Camp Douglas, WI — Last week, peace activists Brian Terrell and Kathy Kelly were arrested as they attempted to deliver a load of bread and a letter to drone operators working at Volk Field, an air base where drones are launched. On behalf of a group called Creative Nonviolence, Terrell and Kelly were hoping to deliver their peace offering to a few drone operators and hopefully have a conversation.
However, they were quickly arrested for trespassing on the airbase.
Living alongside ordinary people who can’t escape drone surveillance in places like Iraq, Gaza and Afghanistan and knowing that a drone operator could be ordered to assassinate civilians who have nowhere to turn and nowhere to hide affected my conscience. I wanted to ask drone operators in Volk Field whether they had been asked to target any people for possible assassination that day. I want to ask how the base training manual teaches people to distinguish between civilians and armed combatants. If an operator wants to quit, what does the commander of Volk Field do?
Brian Terrell also explained his opposition to the base, saying that:
Wisconsin is where I was born and raised and so I feel that coming to Volk Field is a responsibility that I owe in gratitude to my home state. The premise that drones will limit the parameters of war and make for fewer civilian casualties has proven false. General Stanley McChrystal, who led troops in Afghanistan from June 2009 to June 2010, warned that the drone ‘lowers the threshold for taking operations because it feels easy, there’s a danger in that.’ And yet the evolution of drones in the militaries of many countries around the globe has been anything but cautious. Instead, there is a reckless proliferation of this deadly technology.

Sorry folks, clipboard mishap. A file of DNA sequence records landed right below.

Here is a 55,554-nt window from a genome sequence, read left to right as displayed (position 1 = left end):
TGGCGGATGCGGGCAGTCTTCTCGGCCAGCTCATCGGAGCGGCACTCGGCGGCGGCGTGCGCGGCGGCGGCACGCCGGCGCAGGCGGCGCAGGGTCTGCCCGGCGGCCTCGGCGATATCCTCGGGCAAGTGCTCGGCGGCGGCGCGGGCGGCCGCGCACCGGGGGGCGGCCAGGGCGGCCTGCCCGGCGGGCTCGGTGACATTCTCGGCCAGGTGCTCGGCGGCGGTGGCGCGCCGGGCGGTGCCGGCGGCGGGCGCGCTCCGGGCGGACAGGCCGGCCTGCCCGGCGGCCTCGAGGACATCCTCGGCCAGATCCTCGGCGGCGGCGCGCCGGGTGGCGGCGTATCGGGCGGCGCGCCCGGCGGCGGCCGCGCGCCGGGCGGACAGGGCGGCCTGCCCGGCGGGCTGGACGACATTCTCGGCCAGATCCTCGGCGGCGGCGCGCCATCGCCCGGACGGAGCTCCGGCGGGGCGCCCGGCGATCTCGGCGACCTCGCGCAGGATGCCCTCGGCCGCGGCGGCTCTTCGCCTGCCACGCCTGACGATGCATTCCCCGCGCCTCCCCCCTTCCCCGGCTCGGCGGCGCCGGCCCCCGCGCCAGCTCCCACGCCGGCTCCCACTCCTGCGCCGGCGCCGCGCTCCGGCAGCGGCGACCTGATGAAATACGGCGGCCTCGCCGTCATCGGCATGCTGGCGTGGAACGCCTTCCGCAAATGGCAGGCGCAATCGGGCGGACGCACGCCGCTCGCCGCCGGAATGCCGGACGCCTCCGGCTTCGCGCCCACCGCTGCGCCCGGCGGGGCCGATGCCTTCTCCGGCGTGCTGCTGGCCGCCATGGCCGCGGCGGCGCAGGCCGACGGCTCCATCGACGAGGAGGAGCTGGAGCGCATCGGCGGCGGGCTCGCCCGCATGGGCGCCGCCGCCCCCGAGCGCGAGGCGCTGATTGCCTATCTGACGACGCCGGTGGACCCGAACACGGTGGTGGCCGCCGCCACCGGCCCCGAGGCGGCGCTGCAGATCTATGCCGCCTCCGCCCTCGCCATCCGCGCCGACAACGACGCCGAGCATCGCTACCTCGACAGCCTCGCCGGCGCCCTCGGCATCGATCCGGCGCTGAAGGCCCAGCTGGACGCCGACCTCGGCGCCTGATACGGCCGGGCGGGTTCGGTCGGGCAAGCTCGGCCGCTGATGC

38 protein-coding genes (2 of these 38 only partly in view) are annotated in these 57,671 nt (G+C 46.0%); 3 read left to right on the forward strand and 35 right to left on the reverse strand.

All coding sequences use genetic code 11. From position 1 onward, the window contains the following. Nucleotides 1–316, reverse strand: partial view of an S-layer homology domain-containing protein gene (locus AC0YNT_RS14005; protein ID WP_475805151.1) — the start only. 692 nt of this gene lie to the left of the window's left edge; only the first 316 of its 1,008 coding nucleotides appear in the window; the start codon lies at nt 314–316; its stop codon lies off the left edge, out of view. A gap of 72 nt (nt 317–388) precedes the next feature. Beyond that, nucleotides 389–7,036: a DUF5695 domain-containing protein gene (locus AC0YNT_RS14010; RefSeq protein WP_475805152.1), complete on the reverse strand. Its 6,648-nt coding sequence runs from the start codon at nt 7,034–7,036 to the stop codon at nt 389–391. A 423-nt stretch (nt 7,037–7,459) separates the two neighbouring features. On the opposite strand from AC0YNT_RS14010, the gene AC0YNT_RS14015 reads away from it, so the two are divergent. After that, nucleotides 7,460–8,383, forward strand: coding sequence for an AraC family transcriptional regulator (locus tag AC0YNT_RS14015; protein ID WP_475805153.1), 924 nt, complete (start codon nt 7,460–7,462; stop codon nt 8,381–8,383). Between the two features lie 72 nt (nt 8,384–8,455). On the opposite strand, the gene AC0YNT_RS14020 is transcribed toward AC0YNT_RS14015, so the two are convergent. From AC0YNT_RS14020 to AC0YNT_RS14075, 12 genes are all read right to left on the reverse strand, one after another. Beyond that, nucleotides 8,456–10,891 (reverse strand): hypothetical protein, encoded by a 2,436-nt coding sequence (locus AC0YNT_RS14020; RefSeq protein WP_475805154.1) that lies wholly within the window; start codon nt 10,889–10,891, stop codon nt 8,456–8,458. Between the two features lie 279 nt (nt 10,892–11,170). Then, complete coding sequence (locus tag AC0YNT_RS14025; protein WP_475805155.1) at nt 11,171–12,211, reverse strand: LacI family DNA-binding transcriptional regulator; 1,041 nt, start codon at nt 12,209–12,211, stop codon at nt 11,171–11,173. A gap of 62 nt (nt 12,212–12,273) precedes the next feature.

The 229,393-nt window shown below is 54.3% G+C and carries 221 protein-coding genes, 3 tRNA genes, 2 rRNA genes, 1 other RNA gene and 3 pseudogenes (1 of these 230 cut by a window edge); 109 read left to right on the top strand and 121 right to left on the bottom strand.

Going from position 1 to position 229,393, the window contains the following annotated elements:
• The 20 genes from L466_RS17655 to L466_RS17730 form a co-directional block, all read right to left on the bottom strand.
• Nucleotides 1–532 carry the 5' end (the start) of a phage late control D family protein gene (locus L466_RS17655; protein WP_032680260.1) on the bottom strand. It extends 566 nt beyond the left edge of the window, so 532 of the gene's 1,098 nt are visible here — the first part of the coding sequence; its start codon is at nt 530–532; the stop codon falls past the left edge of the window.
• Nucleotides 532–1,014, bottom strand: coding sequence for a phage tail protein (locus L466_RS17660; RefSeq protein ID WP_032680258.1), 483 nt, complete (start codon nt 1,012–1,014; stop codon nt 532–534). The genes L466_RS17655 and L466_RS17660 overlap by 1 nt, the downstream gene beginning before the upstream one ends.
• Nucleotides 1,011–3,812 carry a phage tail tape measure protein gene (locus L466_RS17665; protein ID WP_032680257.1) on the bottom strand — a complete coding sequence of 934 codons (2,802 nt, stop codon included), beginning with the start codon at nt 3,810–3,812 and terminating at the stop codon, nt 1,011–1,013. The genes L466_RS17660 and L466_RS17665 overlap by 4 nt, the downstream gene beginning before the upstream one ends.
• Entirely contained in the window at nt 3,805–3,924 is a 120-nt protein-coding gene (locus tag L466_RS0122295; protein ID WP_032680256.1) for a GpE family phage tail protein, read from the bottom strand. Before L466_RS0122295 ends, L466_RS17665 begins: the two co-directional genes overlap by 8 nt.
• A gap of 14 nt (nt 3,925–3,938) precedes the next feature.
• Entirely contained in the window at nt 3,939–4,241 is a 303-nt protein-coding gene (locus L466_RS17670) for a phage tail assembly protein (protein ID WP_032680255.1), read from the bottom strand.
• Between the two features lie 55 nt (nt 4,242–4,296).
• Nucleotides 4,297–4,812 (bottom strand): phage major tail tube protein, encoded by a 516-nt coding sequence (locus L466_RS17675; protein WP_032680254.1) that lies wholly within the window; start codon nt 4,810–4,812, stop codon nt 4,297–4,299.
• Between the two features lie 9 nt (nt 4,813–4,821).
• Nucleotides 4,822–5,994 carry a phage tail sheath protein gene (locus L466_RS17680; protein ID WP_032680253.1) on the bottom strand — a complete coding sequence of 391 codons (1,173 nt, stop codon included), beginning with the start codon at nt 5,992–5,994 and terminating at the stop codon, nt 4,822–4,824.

The two were arrested and held overnight by local officials, and were denied their request to enter a no contest plea. The day after their arrests they were arraigned from their jail cells via a video conference link with Judge Curran from the Juneau County jail.
“Oh, I get what’s happening here. You have some people out there who will give you a gold star and a pat on the back for being so courageous,” Judge Curran said during the hearing.
Terrell contested the judge’s decision, saying that “It would save the county, the court and everyone involved time and trouble if the judge would accept the no contest plea, and go right to sentencing. I don’t understand why a pre-trial conference was scheduled when we haven’t asked for a trial.”
Judge Curran responded, “It’s not necessary for you to understand the process of this court, that’s why God made lawyers.”
The judge was obviously just giving them a hard time because they were activists, and prolonging their experience in the court system to waste their time.
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